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story.lead_photo.caption Judge Richard Callahan asks a question as attorneys representing their respective sides in the case of Missouri's voter photo ID law present arguments Monday, Sept. 24, 2018, in a Cole County courtroom. Photo by Julie Smith / News Tribune.

Cole County Senior Judge Richard Callahan on Tuesday modified his Oct. 9 ruling in the voter ID lawsuit, making it clear his original order applies to all local election officials as well as to the secretary of state's office.

The revised order was issued in the case brought by the Washington, D.C.-based Priorities USA against Secretary of State Jay Ashcroft and the state of Missouri, challenging the implementation of the new voter ID law that went into effect June 1, 2017.

Callahan ruled Oct. 9 that most of the new law was within the Legislature's powers to implement — but that the sworn statement required of voters who didn't present a voter ID with a photograph went too far.

Last Friday, the Missouri Supreme Court rejected the state's request to block Callahan's injunction against using the statement.

But Ashcroft and Attorney General Josh Hawley's office had argued in their request for that stay: "The lower court enjoined the wrong party. Missouri elections are conducted by the 116 local election authorities (LEAs.)  In sum the LEAs who are not parties to this suit may be confused about whether they bound by this Court's injunction against the Secretary of State."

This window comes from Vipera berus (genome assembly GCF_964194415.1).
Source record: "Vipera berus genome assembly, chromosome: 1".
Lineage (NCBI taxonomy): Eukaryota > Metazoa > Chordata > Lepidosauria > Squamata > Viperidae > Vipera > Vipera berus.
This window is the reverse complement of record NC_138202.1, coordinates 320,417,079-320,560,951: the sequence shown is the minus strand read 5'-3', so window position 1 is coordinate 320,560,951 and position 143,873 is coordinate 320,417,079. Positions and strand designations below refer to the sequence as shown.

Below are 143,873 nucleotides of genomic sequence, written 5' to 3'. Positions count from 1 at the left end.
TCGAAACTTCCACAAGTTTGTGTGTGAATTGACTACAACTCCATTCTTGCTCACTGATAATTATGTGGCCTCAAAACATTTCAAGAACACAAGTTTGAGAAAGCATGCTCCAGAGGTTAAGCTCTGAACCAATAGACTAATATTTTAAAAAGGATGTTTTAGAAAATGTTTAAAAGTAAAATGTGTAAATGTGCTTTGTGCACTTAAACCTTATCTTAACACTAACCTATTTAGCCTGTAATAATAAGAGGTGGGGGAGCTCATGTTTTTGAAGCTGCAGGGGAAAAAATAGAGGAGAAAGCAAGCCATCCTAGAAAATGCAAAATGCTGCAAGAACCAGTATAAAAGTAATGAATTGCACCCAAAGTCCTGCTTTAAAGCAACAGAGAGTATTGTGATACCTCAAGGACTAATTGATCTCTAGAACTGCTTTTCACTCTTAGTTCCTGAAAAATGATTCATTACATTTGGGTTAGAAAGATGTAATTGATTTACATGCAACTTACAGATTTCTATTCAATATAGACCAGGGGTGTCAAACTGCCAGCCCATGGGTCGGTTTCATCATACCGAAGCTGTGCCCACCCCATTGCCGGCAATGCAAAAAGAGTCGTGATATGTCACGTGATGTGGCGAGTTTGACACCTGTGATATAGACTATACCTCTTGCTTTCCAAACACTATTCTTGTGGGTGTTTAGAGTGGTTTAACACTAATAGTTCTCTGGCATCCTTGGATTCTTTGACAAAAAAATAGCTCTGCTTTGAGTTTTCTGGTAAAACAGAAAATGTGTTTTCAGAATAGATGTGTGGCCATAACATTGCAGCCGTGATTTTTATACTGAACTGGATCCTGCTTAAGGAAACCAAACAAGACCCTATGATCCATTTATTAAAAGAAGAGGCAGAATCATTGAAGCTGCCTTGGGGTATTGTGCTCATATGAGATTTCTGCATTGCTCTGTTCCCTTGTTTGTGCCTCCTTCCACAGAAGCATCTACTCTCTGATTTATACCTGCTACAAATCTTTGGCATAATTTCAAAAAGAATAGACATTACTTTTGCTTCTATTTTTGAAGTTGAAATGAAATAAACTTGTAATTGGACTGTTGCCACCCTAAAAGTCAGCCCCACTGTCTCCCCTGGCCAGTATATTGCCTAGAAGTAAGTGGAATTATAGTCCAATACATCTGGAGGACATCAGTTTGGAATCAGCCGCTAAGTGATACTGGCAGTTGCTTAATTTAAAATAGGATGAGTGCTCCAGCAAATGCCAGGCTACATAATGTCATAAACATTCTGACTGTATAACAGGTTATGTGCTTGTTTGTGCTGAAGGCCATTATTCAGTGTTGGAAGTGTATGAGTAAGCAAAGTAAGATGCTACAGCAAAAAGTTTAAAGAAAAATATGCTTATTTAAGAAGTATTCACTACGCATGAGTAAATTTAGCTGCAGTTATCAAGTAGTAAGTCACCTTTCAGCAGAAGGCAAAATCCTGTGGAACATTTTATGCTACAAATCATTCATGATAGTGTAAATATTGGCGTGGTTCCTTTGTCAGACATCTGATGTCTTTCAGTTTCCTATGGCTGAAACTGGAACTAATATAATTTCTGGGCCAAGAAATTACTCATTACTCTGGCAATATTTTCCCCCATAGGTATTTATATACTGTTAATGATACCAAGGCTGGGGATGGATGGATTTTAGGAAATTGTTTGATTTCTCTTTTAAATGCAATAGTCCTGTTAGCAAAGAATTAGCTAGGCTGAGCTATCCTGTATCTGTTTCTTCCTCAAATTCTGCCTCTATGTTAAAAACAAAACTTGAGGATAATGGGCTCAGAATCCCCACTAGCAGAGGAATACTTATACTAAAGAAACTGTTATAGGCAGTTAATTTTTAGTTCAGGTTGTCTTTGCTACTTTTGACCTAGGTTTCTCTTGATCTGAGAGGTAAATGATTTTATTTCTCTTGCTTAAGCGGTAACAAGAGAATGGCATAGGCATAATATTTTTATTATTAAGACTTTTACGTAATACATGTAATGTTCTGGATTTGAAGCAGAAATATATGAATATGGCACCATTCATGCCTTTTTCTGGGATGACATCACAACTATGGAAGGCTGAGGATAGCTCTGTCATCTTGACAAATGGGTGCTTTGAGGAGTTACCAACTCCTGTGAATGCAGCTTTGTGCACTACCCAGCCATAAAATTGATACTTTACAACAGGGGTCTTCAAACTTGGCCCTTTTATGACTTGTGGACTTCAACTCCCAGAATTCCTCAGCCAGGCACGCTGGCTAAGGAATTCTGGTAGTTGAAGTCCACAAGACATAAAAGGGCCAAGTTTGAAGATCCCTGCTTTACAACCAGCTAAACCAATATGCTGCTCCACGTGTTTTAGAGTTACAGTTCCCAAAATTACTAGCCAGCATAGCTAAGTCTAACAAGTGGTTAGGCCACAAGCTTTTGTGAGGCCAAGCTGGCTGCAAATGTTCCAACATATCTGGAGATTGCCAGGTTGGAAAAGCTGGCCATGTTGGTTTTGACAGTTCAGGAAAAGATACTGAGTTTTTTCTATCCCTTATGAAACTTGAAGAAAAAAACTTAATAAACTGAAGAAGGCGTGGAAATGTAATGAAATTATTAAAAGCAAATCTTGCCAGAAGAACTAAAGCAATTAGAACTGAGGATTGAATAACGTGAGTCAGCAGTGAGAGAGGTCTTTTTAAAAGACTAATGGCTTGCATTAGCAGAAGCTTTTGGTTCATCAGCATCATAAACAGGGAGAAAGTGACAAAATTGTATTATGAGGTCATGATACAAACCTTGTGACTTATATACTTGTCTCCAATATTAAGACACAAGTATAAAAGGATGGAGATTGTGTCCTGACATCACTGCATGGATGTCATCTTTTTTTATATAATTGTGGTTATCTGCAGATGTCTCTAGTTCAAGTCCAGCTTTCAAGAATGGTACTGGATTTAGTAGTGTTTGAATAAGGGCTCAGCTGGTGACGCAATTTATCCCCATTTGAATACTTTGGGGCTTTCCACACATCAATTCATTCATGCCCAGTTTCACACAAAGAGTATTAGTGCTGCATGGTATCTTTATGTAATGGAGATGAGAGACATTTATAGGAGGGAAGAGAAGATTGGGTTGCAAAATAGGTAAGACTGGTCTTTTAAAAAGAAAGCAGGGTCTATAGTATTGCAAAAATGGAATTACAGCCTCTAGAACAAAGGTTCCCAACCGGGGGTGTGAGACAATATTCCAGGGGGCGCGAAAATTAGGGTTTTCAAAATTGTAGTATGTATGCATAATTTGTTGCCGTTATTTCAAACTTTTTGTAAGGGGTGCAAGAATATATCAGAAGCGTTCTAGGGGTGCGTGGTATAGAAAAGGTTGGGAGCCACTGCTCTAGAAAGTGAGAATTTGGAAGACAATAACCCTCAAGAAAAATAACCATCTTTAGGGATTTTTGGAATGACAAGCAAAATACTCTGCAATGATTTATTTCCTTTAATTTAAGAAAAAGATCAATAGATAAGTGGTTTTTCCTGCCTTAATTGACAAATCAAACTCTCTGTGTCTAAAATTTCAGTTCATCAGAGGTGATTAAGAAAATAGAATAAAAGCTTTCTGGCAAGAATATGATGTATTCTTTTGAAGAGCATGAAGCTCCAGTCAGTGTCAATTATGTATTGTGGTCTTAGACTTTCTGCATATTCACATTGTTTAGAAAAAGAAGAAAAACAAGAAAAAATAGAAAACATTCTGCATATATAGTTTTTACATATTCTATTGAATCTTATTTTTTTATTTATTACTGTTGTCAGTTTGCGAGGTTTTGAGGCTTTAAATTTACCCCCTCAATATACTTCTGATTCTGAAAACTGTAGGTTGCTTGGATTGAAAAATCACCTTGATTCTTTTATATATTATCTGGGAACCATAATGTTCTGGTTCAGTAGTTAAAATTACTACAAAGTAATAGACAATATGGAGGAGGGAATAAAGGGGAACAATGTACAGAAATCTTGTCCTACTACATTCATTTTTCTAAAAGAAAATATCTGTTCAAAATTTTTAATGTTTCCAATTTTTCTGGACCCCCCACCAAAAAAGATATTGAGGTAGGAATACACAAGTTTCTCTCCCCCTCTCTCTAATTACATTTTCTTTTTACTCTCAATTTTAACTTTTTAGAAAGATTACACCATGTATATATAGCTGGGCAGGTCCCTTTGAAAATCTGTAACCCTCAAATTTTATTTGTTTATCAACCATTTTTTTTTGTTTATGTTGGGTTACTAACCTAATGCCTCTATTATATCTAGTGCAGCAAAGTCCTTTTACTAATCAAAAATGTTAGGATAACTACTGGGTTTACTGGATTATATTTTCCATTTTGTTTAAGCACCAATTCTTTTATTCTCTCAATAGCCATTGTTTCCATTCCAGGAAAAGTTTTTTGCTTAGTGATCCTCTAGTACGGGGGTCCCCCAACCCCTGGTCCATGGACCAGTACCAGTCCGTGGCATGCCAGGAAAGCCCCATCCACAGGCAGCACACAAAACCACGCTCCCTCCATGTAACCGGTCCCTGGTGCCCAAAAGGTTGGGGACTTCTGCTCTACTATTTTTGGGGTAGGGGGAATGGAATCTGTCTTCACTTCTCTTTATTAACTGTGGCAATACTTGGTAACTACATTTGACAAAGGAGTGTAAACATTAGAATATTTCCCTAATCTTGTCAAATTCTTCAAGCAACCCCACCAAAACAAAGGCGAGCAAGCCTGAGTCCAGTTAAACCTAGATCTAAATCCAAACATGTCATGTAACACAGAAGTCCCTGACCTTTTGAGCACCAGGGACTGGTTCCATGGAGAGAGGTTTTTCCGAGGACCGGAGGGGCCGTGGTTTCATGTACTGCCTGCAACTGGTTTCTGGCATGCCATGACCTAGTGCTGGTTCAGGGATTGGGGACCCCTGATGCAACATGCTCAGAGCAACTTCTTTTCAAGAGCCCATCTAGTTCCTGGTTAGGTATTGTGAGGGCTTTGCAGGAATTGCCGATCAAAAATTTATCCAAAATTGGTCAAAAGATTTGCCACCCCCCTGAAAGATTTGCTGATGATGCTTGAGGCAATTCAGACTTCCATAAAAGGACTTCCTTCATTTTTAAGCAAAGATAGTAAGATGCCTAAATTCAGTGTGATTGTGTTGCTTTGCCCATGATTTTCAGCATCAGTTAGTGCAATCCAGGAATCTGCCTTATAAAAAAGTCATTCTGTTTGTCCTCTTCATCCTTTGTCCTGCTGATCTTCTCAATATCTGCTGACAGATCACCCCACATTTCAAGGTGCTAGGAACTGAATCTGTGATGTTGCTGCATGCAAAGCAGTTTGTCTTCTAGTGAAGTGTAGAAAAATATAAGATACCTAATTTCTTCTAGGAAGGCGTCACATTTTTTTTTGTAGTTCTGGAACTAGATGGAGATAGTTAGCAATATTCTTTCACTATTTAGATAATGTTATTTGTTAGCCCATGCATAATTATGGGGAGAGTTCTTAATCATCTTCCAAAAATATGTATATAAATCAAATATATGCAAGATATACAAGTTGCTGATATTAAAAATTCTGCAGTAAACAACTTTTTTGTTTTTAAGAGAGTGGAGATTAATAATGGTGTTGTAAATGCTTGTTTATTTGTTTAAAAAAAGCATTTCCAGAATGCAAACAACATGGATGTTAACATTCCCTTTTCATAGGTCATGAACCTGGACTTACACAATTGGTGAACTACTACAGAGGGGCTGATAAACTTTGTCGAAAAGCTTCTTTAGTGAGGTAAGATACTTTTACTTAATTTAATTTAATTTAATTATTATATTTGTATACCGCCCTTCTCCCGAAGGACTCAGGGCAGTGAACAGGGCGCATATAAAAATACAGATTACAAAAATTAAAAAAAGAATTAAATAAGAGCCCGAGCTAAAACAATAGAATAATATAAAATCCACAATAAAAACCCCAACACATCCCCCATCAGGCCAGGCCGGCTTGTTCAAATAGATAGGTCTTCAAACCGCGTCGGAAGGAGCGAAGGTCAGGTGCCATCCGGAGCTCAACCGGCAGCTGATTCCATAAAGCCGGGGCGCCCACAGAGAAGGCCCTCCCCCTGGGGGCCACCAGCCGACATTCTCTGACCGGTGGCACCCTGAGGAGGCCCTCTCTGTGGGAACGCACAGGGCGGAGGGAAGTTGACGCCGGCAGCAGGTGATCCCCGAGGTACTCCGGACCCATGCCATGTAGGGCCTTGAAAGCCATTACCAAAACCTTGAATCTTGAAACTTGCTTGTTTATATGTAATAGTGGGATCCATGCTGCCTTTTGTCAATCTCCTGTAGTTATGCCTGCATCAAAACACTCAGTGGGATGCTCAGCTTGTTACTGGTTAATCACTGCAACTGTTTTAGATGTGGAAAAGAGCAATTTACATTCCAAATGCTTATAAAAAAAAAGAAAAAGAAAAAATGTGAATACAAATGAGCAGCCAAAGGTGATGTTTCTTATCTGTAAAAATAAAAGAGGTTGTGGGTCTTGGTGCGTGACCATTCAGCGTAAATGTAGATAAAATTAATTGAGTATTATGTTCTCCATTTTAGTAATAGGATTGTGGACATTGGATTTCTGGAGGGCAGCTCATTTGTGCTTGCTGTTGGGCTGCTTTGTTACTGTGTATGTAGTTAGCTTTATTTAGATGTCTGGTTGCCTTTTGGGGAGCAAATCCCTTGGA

Callahan's revised order agreed, saying the injunction applies to "the Defendants and all other persons acting in concert with Defendants in administering and certifying elections within the State of Missouri, including local election authorities, are permanently enjoined from requiring voters otherwise qualified to cast a regular ballot to execute the sworn statement set out in (state law) in order to cast a ballot."

Callahan's injunction also applies to state and local election officials, preventing them "from disseminating materials with the graphic that voters will be asked to show a photo identification card without specifying other forms of identification which voters may also show."

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